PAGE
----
Oil resumes gain as US stockpiles seen falling while OPEC cuts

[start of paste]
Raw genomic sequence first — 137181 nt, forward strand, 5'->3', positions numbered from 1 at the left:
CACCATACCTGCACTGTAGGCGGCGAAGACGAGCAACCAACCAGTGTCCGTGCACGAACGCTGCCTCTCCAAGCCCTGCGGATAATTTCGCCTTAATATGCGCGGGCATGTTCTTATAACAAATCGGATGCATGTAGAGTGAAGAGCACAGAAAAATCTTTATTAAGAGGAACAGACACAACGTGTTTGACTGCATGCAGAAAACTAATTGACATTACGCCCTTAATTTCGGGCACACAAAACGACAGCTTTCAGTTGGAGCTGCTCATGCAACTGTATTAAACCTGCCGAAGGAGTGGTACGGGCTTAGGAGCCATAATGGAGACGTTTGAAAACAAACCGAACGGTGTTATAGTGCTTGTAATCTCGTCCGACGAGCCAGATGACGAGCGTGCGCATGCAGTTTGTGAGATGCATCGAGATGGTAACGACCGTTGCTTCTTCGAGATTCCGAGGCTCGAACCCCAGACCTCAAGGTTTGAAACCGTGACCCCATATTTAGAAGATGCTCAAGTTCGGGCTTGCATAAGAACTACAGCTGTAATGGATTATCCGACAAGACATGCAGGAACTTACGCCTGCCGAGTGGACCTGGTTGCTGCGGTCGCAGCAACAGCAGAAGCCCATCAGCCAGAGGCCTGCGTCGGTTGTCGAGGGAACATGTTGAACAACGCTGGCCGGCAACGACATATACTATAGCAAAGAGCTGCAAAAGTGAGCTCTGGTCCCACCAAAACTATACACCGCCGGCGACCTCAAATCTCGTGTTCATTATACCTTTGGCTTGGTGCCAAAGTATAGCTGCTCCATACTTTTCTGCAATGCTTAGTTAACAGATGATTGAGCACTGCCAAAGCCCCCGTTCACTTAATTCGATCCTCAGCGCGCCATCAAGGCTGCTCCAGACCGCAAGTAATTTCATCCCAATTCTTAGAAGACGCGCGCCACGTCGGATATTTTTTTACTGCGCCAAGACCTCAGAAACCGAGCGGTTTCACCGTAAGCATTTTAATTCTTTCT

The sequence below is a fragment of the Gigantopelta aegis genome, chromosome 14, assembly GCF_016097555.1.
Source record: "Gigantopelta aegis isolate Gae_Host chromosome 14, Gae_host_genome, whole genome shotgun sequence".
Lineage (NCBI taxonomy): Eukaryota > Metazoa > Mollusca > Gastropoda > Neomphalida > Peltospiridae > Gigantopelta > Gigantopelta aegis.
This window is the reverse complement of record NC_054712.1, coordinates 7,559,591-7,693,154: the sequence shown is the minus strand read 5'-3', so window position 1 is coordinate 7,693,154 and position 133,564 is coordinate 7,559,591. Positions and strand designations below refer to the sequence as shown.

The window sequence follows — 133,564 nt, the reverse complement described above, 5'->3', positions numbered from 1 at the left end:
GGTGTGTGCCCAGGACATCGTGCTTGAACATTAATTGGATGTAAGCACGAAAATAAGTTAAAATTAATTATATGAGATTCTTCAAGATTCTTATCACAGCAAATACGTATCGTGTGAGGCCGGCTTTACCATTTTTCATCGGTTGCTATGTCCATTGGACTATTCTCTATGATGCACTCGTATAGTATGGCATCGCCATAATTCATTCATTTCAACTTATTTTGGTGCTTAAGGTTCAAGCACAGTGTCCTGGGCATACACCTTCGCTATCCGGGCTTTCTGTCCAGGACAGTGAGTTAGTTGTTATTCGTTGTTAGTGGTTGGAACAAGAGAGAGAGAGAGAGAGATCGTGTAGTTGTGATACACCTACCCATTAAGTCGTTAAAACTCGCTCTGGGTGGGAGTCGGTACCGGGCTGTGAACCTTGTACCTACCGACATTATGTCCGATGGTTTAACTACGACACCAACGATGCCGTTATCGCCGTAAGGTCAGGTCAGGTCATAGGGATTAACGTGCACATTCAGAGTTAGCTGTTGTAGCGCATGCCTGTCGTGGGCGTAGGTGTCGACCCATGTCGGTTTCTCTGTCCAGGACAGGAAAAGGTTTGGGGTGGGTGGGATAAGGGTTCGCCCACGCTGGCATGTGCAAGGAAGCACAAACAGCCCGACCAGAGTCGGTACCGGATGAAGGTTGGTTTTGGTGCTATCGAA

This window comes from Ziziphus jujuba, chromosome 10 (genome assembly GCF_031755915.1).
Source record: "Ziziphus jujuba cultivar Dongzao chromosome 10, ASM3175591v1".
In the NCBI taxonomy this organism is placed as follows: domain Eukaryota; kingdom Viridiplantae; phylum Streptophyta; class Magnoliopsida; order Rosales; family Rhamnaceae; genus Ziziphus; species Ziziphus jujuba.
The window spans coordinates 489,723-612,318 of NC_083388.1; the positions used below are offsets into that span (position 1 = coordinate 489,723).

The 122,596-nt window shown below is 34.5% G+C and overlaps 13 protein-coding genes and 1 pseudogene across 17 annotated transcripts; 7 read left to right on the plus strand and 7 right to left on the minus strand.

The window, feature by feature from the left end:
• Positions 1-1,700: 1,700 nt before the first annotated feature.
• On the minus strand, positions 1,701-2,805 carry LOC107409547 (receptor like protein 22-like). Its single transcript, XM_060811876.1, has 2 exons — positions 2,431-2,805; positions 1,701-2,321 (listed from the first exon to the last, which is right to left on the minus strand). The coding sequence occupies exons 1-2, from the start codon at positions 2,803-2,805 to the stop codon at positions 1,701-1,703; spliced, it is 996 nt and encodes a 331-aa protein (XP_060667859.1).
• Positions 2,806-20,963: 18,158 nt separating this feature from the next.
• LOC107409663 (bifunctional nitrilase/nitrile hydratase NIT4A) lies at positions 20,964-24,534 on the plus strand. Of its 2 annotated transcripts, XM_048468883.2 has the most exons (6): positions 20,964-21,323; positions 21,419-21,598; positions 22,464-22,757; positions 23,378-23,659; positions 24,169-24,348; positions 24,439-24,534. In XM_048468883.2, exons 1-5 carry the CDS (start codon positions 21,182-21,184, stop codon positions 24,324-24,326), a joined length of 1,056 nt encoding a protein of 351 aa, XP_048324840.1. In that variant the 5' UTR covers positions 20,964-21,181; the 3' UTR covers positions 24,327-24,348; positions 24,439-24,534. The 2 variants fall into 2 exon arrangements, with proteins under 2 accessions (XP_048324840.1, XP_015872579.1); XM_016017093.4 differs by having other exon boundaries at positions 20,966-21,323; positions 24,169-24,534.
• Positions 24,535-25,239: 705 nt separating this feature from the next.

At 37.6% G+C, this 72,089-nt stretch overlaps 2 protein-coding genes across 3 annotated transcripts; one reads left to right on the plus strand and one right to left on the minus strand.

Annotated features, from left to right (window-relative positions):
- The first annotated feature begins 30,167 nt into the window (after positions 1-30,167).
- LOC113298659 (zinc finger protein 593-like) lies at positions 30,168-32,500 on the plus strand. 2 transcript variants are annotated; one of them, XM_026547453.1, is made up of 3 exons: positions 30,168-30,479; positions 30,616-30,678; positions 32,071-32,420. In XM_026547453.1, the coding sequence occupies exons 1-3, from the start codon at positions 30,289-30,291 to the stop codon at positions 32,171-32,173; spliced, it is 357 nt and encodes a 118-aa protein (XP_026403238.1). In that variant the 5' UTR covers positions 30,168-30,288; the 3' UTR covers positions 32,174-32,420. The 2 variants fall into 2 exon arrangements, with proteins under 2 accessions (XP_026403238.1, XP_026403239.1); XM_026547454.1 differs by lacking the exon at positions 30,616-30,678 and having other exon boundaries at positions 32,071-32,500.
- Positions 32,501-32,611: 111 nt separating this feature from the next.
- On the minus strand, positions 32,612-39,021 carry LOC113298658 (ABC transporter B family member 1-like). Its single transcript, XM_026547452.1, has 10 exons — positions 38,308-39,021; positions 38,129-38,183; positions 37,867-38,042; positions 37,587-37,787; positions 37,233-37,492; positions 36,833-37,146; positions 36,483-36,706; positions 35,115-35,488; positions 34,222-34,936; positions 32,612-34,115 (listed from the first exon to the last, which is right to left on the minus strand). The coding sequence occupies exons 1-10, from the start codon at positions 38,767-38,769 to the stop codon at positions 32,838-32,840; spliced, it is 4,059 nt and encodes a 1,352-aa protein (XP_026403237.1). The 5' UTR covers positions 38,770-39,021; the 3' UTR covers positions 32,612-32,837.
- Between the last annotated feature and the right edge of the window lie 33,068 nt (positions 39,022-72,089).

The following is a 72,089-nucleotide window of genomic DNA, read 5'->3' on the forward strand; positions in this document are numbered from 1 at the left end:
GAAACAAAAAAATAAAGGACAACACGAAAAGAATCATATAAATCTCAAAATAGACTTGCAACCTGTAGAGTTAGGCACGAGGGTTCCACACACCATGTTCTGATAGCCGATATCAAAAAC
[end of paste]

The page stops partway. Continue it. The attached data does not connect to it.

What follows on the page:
Oil resumed its advance before US government data forecast to show crude stockpiles declined and as Organisation of Petroleum Exporting Countries (OPEC) and other producers started trimming output to stabilise the market. Futures climbed as much as 0.6 per cent in New York after tumbling 2.6 per cent Tuesday. US inventories probably dropped by 2.25 million barrels last week, according to a Bloomberg survey before an Energy Information Administration report Thursday. Libya, exempt from OPEC’s deal to cut supply, is increasing output from its biggest oil field after two years of internal conflict. Oil last year capped its biggest annual gain since 2009 as the OPEC and 11 nations from outside the group agreed on a plan to reduce production. OPEC member Kuwait has cut output by 130,000 barrels a day from the deal’s official start date of January 1, while Oman is curbing supply by 45,000 barrels a day this month. West Texas Intermediate for February delivery rose as much as 32 cents to $52.65 a barrel on the New York Mercantile Exchange and was at $52.59 at 9.02 am in Hong Kong. Total volume traded was about 74 per cent below the 100-day average. The contract lost $1.39 to close at $52.33 on Tuesday, dropping the most since December 14. Prices rose by 45 per cent last year. Brent for March settlement added as much as 32 cents, or 0.6 per cent, to $55.79 a barrel on the London-based ICE Futures Europe exchange. The contract slid $1.35 to $55.47 a barrel on Tuesday. Prices advanced 52 per cent in 2016, the first gain in four years. The global benchmark crude traded at a premium of $2.18 to March WTI. (Ben Sharples/Bloomberg)

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